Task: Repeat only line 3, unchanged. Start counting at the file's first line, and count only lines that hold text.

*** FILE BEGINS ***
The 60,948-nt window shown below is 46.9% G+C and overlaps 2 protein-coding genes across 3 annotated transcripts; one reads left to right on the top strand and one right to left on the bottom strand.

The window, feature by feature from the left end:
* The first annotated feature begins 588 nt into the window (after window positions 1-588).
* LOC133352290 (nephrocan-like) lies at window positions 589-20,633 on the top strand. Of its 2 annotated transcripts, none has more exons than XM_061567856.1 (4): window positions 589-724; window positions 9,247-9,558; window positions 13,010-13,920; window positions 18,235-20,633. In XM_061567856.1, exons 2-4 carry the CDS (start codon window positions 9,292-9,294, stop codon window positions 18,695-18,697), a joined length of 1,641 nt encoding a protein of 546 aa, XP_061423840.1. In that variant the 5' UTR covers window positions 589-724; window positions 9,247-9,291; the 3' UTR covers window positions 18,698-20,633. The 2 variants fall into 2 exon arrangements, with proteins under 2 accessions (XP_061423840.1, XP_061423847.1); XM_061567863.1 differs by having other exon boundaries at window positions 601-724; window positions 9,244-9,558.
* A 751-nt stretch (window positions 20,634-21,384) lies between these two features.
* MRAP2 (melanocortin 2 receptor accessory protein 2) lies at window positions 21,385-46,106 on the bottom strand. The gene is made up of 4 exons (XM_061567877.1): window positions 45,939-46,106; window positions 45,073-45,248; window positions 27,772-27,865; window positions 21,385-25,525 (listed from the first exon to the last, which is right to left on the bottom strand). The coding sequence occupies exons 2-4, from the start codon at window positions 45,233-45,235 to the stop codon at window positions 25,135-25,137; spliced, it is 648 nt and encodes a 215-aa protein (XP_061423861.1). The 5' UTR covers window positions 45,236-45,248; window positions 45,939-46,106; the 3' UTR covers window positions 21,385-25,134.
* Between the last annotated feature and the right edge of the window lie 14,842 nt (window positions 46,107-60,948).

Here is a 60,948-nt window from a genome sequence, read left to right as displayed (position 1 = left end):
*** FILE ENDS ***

* The first annotated feature begins 588 nt into the window (after window positions 1-588).